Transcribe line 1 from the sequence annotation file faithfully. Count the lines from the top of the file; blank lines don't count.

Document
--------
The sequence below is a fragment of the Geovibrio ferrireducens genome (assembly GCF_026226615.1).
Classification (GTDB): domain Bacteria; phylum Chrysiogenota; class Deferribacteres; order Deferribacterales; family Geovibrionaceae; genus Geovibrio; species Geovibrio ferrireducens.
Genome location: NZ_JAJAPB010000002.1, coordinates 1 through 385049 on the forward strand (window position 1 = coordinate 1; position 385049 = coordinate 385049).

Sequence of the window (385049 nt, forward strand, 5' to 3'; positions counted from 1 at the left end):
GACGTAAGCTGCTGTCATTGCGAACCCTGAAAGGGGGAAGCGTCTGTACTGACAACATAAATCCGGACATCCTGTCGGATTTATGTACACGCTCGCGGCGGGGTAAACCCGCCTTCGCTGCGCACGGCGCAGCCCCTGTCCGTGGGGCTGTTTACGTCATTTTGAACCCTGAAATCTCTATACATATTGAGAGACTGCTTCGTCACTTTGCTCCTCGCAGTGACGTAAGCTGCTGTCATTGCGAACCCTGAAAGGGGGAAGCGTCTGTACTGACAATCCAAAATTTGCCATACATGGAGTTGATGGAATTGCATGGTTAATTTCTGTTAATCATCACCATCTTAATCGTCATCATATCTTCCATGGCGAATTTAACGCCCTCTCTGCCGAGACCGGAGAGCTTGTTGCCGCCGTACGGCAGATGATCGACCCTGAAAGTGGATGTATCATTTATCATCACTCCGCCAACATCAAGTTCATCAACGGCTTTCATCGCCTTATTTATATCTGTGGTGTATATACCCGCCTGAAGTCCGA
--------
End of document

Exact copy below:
The sequence below is a fragment of the Geovibrio ferrireducens genome (assembly GCF_026226615.1).